How to Keep Shared Spacesuit “Underwear” Clean?

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Spacewalking

Astronaut David A. Wolf, mission specialist, his feet securely planted in a restraint device on the end of the Space Station Remote Manipulator System (SSRMS) or Canadarm2, appears suspended over a heavily cloud-covered part of Earth. Astronauts Wolf and Piers J. Sellers were the assigned spacewalkers for this the second STS-112 spacewalk as well as the two others. Credit: NASA

Spacewalking is a major highlight of any astronaut’s career. But there is a downside: putting on your spacesuit means sharing some previously-worn underlayers. A new ESA study is looking into how best to keep these items clean and hygienic as humans venture on to the Moon and beyond.

During the Space Shuttle era, each astronaut was issued with their own ‘External Mobility Unit,’ the official term for a spacesuit. But crews aboard the International Space Station have shifted to sharing suits, with differently sized segments put together to fit a given spacewalker.

Liquid Cooling and Ventilation Garment

ESA astronaut Thomas Pesquet putting on his External Mobility Unit (EMU) spacesuit, with his Liquid Cooling and Ventilation Garment visible. Thomas donned the spacesuit fit check in the Space Station Airlock Test Article (SSATA) in the Crew Systems Laboratory at NASA’s Johnson Space Center in September 2020, ahead of his Expedition 65 mission to the Intermational Space Station. Credit: NASA-Robert Markowitz

The first item spacewalkers put on is a (disposable) ‘Maximum Absorbency Garment’ diaper, then their own ‘Thermal Comfort Undergarment,’ followed by the long-underwear-like Liquid Cooling and Ventilation Garment (LCVG). Worn next to the skin, the LCVG incorporates liquid cooling tubes and gas ventilation to keep its wearer cool and comfortable during the sustained physical exertion of work in hard vacuum.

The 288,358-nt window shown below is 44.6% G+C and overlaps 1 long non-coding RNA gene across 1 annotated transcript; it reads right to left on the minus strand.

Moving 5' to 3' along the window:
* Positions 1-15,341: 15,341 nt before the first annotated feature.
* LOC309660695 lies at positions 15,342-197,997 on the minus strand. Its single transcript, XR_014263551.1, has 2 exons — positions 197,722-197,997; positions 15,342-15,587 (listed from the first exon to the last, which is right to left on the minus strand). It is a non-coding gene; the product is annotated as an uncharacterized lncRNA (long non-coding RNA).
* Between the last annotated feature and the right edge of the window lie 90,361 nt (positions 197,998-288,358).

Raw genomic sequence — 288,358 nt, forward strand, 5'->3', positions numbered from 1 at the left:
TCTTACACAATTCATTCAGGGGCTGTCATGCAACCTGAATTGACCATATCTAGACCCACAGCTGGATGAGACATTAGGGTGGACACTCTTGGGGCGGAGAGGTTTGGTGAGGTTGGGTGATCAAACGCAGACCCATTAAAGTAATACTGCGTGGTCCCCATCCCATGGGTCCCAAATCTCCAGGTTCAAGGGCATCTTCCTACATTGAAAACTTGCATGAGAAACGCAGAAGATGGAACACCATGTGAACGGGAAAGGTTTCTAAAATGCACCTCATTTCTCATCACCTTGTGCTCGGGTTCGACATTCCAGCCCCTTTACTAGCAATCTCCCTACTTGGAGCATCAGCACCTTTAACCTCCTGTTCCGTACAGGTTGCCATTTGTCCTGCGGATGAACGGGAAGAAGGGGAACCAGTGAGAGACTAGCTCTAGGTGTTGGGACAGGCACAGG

But the LCVG is reused by different spacewalkers along with the spacesuits themselves. Such reuse is expected to grow once crews are established aboard the Gateway later this decade, a new international space station in lunar orbit.

With such long-term sharing in mind, ESA has commenced a new project called ‘Biocidal Advanced Coating Technology for Reducing Microbial Activity,’ or BACTeRMA for short.

Trying on Spacesuit

ESA astronaut Thomas Pesquet trying out a spacesuit. The gloves are made to measure and the legs and arms can be adjusted at will, but the torso is rigid and only comes in three sizes: M, L, and XL. This picture was taken at the Sonny Carter Training Facility – Flight Crew Equipment Suit Lab of NASA’s Johnson Space Center. Credit: NASA-Robert Markowitz

“Spaceflight textiles, especially when subject to biological contamination – for example, spacesuit underwear – may pose both engineering and medical risks during long duration flights,” explains ESA material engineer Malgorzata Holynska.

“We are already investigating candidate materials for outer spacesuit layers so this early technology development project is a useful complement, looking into small bacteria-killing molecules that may be useful for all kinds of spaceflight textiles, including spacesuit interiors.”

Gateway With I Hab

Artist’s impression of the lunar Gateway. Its flight path is a highly-elliptical orbit around the Moon – bringing it both relatively close to the Moon’s surface but also far away making it easier to pick up astronauts and supplies from Earth – around a five-day trip. Credit: ESA